Edited By Peter Gilles, Harlan Koff, Carmen Maganda and Christian Schulz
The cumulative body of research on borderlands is impressive for its diversity, its interdisciplinarity and its broad scope. One of the richest characteristics of this field is the tendency for scholars to treat borderlands as puzzles which need to be (re)composed. This tendency, however, may impede more ambitious efforts at «theorizing borders», as scholars put forward theories based on empirical cases located in a variety of institutional, economic, cultural and environmental contexts.
This volume, which includes both theoretical and empirical contributions from leading scholars in diverse fields related to borderlands studies, takes a different approach to theorization and borders. It contends that the theorizing of borders must include the notion of complexity. Instead of proposing a monolithic theory, it adopts strategy that pluralizes theory-building around a core theme which affects different spheres of borderlands studies. Specifically, it examines how power relationships affect border integration in the fields of political cooperation (with a particular focus on local government), spatial planning, environmental management and language policies and practices. While integration processes differ in each of these fields, they are always affected by local power dynamics.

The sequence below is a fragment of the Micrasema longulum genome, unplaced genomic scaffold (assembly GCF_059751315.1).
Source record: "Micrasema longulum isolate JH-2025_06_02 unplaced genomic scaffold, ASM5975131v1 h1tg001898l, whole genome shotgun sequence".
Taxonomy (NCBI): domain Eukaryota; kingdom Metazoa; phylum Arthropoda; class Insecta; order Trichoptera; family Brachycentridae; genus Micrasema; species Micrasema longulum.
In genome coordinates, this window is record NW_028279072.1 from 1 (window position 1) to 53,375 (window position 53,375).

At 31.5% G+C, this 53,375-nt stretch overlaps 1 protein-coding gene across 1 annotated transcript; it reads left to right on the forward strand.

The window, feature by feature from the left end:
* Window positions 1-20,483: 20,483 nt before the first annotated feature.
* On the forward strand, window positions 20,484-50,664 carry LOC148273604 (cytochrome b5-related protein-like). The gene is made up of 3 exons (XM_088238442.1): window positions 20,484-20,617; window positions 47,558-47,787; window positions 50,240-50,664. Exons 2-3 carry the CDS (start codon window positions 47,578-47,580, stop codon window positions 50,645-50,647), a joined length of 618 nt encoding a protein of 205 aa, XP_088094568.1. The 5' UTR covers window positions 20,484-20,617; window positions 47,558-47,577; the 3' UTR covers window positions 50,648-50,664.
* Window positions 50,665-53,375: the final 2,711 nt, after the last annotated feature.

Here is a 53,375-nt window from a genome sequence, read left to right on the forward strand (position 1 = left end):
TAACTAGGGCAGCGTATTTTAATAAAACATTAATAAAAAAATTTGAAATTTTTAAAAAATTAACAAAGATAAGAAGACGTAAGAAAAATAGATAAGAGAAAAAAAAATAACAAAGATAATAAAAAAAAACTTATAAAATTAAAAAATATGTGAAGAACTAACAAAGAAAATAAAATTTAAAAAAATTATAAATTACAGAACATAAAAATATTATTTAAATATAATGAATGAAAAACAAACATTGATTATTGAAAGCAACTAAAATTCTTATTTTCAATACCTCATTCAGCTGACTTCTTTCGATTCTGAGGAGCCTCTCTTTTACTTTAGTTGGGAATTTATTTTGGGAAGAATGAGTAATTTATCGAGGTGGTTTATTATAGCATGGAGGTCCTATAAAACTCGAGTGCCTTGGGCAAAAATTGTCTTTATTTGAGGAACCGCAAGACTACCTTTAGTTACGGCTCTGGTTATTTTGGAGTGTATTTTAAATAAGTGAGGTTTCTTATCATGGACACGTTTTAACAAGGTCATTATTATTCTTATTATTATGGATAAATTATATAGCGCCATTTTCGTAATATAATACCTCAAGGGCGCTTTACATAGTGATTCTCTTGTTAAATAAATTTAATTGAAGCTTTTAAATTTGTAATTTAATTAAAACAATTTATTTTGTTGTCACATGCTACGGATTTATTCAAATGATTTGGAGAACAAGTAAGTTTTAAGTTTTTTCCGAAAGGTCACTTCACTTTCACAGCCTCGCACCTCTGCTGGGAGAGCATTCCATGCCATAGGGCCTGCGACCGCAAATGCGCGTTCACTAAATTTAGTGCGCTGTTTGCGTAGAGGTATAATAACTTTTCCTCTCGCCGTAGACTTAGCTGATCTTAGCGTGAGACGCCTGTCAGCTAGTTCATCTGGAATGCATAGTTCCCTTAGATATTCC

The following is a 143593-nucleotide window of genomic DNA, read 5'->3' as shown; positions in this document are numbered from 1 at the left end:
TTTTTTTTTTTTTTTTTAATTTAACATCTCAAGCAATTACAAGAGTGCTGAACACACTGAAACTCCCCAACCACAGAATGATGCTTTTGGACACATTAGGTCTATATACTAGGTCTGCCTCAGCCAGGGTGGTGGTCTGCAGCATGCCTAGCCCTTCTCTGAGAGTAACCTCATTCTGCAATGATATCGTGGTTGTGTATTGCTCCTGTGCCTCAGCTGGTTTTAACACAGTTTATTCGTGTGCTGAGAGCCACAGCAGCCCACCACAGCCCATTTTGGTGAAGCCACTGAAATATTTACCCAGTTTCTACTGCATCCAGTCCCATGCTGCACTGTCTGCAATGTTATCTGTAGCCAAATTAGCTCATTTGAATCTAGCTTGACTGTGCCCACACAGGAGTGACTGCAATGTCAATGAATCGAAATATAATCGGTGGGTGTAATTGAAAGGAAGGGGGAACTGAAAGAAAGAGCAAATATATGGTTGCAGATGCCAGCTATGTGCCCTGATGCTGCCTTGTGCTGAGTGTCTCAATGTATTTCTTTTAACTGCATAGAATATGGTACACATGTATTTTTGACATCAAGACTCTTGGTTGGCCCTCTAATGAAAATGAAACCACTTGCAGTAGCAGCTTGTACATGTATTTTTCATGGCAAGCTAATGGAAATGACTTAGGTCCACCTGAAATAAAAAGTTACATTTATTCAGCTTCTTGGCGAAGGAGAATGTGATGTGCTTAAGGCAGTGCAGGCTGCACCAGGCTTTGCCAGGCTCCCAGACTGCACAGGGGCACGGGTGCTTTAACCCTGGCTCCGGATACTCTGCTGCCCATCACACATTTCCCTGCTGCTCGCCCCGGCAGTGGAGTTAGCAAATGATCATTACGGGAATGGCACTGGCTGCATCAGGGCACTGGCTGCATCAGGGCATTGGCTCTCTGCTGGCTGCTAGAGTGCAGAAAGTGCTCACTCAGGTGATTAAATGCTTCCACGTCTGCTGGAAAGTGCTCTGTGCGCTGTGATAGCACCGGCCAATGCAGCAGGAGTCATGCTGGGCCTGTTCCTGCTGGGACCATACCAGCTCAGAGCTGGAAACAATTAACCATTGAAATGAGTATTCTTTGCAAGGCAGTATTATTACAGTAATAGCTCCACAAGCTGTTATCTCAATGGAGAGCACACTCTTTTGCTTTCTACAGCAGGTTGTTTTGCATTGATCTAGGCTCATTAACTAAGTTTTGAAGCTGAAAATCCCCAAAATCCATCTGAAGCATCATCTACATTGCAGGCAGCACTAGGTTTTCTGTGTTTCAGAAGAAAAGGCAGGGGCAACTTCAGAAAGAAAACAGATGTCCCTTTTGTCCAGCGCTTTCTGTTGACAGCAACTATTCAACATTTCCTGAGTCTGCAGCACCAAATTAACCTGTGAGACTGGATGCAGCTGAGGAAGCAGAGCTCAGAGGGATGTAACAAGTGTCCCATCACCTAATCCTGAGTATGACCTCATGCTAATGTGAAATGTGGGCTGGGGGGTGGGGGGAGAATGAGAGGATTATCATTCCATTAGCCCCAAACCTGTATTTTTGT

Instead of studying the differences that exist between different integration arenas, the contributors to this volume explore the idea of power as a federating theme. The book’s innovative aim is to identify a common thread around which «border theory» can be constructed, while respecting geographic and thematic differences in border integration processes.